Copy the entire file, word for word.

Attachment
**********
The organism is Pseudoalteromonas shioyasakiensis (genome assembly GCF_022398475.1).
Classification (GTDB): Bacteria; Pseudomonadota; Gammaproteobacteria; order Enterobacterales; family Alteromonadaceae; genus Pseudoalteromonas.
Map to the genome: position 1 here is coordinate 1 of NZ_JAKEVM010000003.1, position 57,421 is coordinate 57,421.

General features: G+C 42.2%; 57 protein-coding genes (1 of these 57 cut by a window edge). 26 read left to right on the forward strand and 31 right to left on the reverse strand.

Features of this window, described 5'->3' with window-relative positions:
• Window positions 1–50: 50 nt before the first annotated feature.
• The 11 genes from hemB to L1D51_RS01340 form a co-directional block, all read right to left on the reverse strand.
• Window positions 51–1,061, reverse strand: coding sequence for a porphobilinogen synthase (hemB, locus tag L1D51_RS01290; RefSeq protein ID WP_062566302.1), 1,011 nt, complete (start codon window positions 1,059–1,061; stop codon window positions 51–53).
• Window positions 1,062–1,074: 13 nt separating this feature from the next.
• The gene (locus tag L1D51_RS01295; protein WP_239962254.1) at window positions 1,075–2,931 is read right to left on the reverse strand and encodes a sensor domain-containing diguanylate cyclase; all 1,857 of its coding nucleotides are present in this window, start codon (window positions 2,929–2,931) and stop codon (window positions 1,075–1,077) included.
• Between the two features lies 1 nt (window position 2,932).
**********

The organism is Pseudoalteromonas shioyasakiensis (genome assembly GCF_022398475.1).
Classification (GTDB): Bacteria; Pseudomonadota; Gammaproteobacteria; order Enterobacterales; family Alteromonadaceae; genus Pseudoalteromonas.
Map to the genome: position 1 here is coordinate 1 of NZ_JAKEVM010000003.1, position 57,421 is coordinate 57,421.

General features: G+C 42.2%; 57 protein-coding genes (1 of these 57 cut by a window edge). 26 read left to right on the forward strand and 31 right to left on the reverse strand.

Features of this window, described 5'->3' with window-relative positions:
• Window positions 1–50: 50 nt before the first annotated feature.
• The 11 genes from hemB to L1D51_RS01340 form a co-directional block, all read right to left on the reverse strand.
• Window positions 51–1,061, reverse strand: coding sequence for a porphobilinogen synthase (hemB, locus tag L1D51_RS01290; RefSeq protein ID WP_062566302.1), 1,011 nt, complete (start codon window positions 1,059–1,061; stop codon window positions 51–53).
• Window positions 1,062–1,074: 13 nt separating this feature from the next.
• The gene (locus tag L1D51_RS01295; protein WP_239962254.1) at window positions 1,075–2,931 is read right to left on the reverse strand and encodes a sensor domain-containing diguanylate cyclase; all 1,857 of its coding nucleotides are present in this window, start codon (window positions 2,929–2,931) and stop codon (window positions 1,075–1,077) included.
• Between the two features lies 1 nt (window position 2,932).